Unsuspecting bookstore browsers are sure to be taken in by the cover of Moni Mohsin’s latest novel. Yellow stars jump off a cheerful purple background, suggesting that this is a light-hearted read. Yet, any Mohsin fan will immediately tell you that the title, The Impeccable Integrity of Ruby R, betrays the subject. Mohsin, who in Pakistan is best known for her column “Diary of a Social Butterfly,” would never describe anyone’s integrity as impeccable with a straight face. After all, many of her previous characters have boasted similar virtues, only to be taken to task by the obstacles thrown their way through the course of the novels. Instead, the novel follows a bright young woman named Ruby—who has an affair with her boss, the leader of a new political party called Integrity—and the subsequent chaos that ensues. Although many note this is a departure from Mohsin’s previous work, the novel has been well received by readers as a compulsively readable takedown of Pakistani politics, with plenty of romance thrown in. Critics have praised the novel both for its choice of protagonist and for its refusal to pass her off as a mere victim of her circumstances.
In Pakistan, women’s digests and drama serials often receive criticism for being obsessed with romance, brainwashing young girls into believing that finding an eligible match is the only goal worth pursuing. “Chick lit” written in English, though less popular than television and Urdu magazines, is often lumped into the same category. This is the kind of entertainment typically kept hidden from disapproving fathers and uncles, lest they tell you to read the newspaper instead. This “fluff” literature often details how women negotiate with patriarchy on an everyday basis. Saba Imtiaz’s Karachi You’re Killing Me, published by Random House India in 2014, is just one example of a romance novel that also portrays the bigotry many women striving for professional success must contend with in Pakistan. In it, Ayesha Khan, a journalist working in Karachi, wants to find love but shuns the attentions of men who do not see her as an intellectual equal. The Impeccable Integrity of Ruby R goes a step further, choosing to quash Ruby’s hopes of a workplace romance—a popular trope in chick lit—and instead highlighting how women are treated in spaces, such as Integrity, that purport to empower them. The novel retains the light tone and fast pace usually associated with chick lit, while demonstrating that novels written for and about young women are more complex than we give them credit for.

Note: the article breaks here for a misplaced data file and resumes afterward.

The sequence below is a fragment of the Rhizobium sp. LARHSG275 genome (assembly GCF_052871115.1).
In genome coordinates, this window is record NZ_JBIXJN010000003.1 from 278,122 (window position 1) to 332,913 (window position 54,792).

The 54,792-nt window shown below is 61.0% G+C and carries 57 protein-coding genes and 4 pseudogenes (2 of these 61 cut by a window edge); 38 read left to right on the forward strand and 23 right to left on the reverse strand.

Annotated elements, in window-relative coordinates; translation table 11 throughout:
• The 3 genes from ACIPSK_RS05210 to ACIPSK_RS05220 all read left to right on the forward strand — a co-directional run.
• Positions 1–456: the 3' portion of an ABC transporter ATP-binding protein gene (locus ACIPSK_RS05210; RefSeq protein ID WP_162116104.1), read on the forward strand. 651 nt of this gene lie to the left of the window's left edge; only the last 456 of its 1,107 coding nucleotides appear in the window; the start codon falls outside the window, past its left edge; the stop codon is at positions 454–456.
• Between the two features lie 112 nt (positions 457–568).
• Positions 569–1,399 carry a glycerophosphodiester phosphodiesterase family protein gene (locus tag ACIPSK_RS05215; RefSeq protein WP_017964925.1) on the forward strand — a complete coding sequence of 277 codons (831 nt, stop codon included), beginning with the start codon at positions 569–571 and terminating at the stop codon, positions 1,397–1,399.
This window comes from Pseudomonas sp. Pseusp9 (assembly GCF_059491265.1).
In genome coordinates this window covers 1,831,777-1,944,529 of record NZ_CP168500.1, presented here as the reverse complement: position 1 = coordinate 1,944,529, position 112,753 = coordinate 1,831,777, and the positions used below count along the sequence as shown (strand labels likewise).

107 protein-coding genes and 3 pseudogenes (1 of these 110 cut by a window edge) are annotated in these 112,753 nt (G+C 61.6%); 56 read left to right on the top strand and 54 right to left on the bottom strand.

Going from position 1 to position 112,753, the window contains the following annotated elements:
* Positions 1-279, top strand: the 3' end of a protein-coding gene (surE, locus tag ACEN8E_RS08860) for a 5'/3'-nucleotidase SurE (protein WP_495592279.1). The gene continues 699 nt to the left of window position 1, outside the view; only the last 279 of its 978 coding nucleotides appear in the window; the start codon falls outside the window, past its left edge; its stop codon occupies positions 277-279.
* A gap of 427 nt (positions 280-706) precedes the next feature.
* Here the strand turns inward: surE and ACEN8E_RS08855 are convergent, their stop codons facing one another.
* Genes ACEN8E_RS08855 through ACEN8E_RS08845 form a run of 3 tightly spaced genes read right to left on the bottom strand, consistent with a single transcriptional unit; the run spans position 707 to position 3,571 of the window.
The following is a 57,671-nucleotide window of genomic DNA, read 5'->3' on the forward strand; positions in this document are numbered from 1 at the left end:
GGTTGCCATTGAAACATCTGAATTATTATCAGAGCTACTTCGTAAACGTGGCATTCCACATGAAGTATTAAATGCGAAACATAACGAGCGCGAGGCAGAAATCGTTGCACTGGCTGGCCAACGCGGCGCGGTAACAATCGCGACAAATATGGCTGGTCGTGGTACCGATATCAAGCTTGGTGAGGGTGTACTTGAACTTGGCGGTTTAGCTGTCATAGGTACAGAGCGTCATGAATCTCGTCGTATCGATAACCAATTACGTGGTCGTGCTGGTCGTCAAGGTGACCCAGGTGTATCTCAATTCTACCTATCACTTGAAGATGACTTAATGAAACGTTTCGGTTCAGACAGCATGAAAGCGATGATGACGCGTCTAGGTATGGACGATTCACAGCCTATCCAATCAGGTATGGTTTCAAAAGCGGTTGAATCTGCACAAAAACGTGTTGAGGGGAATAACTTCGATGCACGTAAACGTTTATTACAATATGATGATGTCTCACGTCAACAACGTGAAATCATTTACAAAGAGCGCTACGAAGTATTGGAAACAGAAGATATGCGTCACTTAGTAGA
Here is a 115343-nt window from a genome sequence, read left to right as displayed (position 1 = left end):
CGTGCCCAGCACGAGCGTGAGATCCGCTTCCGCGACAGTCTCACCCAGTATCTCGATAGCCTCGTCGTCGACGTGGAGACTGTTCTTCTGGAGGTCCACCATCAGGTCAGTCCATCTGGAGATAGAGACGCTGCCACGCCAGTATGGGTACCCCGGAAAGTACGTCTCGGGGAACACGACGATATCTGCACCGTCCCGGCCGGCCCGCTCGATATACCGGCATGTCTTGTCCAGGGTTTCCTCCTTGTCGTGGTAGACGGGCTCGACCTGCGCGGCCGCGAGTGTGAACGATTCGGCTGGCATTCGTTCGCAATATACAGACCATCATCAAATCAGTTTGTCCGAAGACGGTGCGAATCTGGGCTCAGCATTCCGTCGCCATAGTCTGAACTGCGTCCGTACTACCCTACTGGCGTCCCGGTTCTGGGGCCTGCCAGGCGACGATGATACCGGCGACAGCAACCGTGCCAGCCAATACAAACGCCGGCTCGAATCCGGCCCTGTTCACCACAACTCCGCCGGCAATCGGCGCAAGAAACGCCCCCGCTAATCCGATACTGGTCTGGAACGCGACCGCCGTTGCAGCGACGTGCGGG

Mohsin herself is no stranger to the chick-lit label. Her most famous works, Diary of a Social Butterfly and Tender Hooks, are narrated by a Lahori socialite married into a landed family. At first glance, Butterfly appears too susceptible to what other people may think of her, and could easily be dismissed as frivolous. However, despite all her privilege, she still deals with sexism and misogyny on a daily basis. Her husband, a bookish Oxford graduate, is condescending towards her, and the book reveals how frequently her labour is overlooked by her family. Butterfly also displays an ability to grow and change. When her cousin Jonkers refuses to marry into wealth, preferring instead to be with a girl who works an office job and lives in a middle-class area, she is against the match at first but eventually stands by him despite the rest of the family’s objections. In the end, she is the one who hosts their wedding and persuades everyone to celebrate their love. Written in Mohsin’s trademark wry style, sitting down with a Butterfly novel is like having tea with a gossipy aunt who also has some valuable life lessons up her sleeve.